Epigenetics is so powerful that evidence shows that it’s not just what you eat that affects your gene expression.
It’s what your parents ate
And what their parents ate!
“The devil has put a penalty on all things we enjoy in life. Either we suffer in health or we suffer in soul or we get fat.”
GENES AND HEALTHIER YOU
Why is genetics important to your health?
We share a lot with our family, including genes, lifestyle and environment with our family members. These things can affect our health and the risk for illness developing. Unfortunately many of us have a relative with a health condition many of which are avoidable with the right lifestyle.
Research indicates that over 99% of our genes are the same. The 1% that are different affect differences you can see like eye color and height as well as many differences that you can’t see, such as our risk for diabetes and heart disease. Some genetic variants work better than the original, and many make no difference at all. Some cause problems. Most common health conditions are caused by a combination of gene changes, lifestyle choices, and your environment.
Taking the time to learn about the health conditions that run in your family and your genetic variants can be worthwhile. It can help you understand your own health risk and make healthy lifestyle and nutrition choices.
EPIGENETICS – THE BASICS
Genetics and our environment work together to affect gene expression.
The science of epigenetics says that your fate is not written in stone even if you have genetic predispositions. Certain environments and circumstances in life can cause genes to be silenced (turned off) or expressed (turned on) over time. This means that genes can be activated and deactivated by signals from your environment including stress, nutrition, toxicity exposure, exercise and sleep.
You can’t change your genes but you can influence the gene expression, the process where information from a gene’s DNA sequence is translated into a substance, like a protein, that is used in the cell’s structure or function. This means two genetically identical twins can experience different symptoms and health conditions due to their different environments.
The Fat Mass and Obesity (FTO) gene is known as our “hunger” or “snacking” gene and plays a plays a role in appetite regulation and weight gain. Genetic variants are associated with increased BMI, body fat percentage and waist measurement. A person with these genetic variants may have a reduced ability to feel full after eating, and likely to overeat. However, by exercising daily for 30 minutes you can lower that risk by 30 percentage. Watching the diet, eating loads of leafy greens, along with the exercise, the risk is halved.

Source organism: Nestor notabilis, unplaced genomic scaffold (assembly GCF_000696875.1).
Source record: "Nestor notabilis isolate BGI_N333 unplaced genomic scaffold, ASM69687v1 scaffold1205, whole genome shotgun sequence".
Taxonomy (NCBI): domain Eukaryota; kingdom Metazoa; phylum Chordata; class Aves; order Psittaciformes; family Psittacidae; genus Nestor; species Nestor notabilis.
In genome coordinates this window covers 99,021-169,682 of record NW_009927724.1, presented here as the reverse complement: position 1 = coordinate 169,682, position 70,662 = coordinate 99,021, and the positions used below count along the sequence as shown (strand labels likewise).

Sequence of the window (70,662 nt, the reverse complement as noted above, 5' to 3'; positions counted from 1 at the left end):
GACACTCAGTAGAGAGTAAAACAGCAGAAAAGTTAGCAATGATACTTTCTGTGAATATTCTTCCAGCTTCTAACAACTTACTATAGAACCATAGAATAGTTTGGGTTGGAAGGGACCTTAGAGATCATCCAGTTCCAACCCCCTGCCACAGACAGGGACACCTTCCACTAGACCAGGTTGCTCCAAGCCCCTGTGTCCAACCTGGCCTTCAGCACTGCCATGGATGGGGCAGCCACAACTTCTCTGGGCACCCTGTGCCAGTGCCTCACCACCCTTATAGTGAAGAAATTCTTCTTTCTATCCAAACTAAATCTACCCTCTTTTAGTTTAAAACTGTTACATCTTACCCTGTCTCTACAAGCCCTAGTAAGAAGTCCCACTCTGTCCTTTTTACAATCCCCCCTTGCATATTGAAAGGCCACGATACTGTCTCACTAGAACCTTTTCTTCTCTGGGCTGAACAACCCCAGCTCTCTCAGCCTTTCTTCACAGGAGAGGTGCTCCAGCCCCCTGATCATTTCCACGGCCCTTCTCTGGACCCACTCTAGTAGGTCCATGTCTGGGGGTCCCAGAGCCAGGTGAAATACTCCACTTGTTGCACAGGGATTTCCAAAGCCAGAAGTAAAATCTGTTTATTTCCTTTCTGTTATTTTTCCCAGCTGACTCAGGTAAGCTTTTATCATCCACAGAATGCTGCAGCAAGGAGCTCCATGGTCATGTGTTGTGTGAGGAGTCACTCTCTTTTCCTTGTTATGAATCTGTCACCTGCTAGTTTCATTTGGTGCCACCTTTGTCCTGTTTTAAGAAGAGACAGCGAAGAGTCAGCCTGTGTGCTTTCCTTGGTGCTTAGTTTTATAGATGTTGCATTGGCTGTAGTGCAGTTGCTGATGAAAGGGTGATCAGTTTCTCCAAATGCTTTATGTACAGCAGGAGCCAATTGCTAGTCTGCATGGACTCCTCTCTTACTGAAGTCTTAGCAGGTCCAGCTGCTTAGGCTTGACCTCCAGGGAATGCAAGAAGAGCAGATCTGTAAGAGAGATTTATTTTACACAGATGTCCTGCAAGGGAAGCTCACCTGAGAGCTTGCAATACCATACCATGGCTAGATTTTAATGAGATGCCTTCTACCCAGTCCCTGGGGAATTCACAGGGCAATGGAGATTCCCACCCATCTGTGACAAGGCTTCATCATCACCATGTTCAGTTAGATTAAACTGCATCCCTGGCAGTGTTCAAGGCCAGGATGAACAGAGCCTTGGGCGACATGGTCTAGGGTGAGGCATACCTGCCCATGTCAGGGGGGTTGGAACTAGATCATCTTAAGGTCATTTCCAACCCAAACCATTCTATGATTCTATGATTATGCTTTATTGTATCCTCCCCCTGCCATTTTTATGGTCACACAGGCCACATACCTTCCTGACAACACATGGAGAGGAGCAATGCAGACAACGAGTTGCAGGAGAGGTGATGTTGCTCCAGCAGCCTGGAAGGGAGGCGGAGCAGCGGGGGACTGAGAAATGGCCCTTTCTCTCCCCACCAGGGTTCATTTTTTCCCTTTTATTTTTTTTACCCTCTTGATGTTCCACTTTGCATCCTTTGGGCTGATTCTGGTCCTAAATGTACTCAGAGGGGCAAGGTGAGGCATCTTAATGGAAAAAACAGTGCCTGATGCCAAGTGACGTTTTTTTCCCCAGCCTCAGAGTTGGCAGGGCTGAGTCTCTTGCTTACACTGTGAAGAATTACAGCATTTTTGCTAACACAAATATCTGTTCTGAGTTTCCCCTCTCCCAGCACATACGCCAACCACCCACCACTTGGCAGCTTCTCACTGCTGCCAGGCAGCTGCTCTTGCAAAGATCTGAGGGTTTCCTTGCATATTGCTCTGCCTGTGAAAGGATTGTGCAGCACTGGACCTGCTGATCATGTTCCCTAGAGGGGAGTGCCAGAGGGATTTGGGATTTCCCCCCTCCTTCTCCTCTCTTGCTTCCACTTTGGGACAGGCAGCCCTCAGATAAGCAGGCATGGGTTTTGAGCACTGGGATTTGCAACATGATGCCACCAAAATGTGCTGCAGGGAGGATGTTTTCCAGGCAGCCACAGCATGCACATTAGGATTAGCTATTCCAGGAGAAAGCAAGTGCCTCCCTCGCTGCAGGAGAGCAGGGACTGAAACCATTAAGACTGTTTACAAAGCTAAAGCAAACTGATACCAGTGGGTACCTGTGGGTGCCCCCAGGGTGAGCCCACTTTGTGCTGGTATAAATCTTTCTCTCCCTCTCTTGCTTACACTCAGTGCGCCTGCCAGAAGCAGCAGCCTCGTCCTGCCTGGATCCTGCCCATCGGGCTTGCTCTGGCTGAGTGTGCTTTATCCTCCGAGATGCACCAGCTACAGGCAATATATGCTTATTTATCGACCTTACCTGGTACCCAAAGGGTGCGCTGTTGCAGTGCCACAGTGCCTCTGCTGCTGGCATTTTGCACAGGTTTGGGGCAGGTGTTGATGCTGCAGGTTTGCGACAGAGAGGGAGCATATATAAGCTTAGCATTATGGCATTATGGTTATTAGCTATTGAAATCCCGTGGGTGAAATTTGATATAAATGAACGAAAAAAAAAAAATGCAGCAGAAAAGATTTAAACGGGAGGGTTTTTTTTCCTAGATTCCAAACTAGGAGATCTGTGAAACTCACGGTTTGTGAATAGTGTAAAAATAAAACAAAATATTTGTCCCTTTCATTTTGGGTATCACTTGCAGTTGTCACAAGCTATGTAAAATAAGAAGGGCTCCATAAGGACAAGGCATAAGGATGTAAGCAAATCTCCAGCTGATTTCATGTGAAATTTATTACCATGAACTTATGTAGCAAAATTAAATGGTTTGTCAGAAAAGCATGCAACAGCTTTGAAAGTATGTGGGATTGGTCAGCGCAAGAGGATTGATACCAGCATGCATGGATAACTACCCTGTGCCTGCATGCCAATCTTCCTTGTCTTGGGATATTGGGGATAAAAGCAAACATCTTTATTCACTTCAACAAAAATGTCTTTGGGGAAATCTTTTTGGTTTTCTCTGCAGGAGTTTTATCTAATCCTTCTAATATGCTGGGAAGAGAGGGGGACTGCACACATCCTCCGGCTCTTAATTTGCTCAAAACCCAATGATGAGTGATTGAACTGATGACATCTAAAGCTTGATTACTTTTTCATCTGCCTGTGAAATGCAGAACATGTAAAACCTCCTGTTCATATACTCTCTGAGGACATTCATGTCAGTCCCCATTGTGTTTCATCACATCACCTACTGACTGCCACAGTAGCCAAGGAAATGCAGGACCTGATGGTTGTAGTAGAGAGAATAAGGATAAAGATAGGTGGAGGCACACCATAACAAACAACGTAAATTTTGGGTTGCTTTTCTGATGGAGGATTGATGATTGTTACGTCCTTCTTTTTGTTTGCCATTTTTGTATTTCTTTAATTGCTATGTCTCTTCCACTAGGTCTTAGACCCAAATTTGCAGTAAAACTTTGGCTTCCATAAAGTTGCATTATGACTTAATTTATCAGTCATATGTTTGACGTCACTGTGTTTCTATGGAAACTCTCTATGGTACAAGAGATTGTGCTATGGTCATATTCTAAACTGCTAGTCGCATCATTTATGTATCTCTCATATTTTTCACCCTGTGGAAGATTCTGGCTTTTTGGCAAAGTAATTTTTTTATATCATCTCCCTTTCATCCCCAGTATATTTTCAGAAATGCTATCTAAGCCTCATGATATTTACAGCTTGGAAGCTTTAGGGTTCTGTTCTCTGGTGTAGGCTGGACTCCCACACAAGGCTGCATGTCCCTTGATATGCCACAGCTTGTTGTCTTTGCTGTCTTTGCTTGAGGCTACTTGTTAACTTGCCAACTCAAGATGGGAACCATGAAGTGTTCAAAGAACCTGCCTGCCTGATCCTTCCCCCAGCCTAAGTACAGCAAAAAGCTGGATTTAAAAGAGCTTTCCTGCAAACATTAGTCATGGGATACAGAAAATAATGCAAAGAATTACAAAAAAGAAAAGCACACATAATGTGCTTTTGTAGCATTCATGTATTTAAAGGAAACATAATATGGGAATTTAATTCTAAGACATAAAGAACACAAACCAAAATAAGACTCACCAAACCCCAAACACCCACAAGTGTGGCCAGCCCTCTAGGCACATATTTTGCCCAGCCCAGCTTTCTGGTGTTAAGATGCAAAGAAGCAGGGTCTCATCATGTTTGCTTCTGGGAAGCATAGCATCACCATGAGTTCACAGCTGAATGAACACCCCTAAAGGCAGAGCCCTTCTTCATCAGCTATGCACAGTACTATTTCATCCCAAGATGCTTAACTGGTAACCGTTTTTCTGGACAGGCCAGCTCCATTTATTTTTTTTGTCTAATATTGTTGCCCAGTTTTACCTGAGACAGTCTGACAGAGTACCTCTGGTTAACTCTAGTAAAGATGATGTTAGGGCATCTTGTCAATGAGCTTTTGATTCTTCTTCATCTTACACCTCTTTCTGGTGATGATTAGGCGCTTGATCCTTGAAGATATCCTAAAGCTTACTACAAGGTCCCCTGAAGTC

Melanocortin-4 Receptor (MC4R) gene is involved in the regulation of our appetite. People with the genetic variant are deficient in the MC4R protein and show increased food intake, obesity and hyperinsulinaemia. Recent research shows those carrying the genetic variant may have an increased preference for high fat foods and decreased preference for sugar foods.
WHAT IS GENE EXPRESSION?
Gene expression refers to the process where information from a gene’s DNA sequence is translated into a substance, like a protein, that is used in a cell’s structure or function.
METHYLATION AND GENE EXPRESSION
Methylation of DNA has a profound effect on how our genes are expressed, and ultimately on cellular, tissue and the whole body function.
Methylation is the addition of a methyl group CH3 to another chemical, or DNA that alters its function or expression. It takes place over a billion times a second in the body and can be likened to functioning cogs and wheels which need to glide smoothly.
A properly functioning methylation pathway means a person will have a better chance in eliminating toxins and heavy metals, which can reduce risk for numerous health issues. Methylation also helps with depression, inflammation and the regulation of neurotransmitters and hormones.
THE SINS OF OUR PARENTS AND GRANDPARENTS
Our actions throughout our lifetime can impact our offspring’s genes. Epigenetic information is passed on from parent to child. This information can be influenced by the parent’s lifestyle choices.
A babies genes can also get altered by the mother’s lifestyle choices.
NUTRIGENOMICS ASSISTS GENE EXPRESSION
Nutrigenomics is the study of how foods affect our genes and how genetic variants can affect the way a person responds to nutrients. Below are examples of how nutrition can affect gene expression.
The Twins Study
Identical twins who have the same genes. If one twin has schizophrenia, the odds of the other twin having schizophrenia 50%, the same goes for cancer risk; it’s not 100%, which is what you would expect if they are 100% genetically the same.
The only difference would be what they were exposed to in their different environments including their food choices.
The Queen Bee Study
A worker bee and queen bee have the same genes, but the queen bee becomes larger and lives longer due to the Royal Jelly she is fed. Her phenotype is changed by diet but her genes stay the same.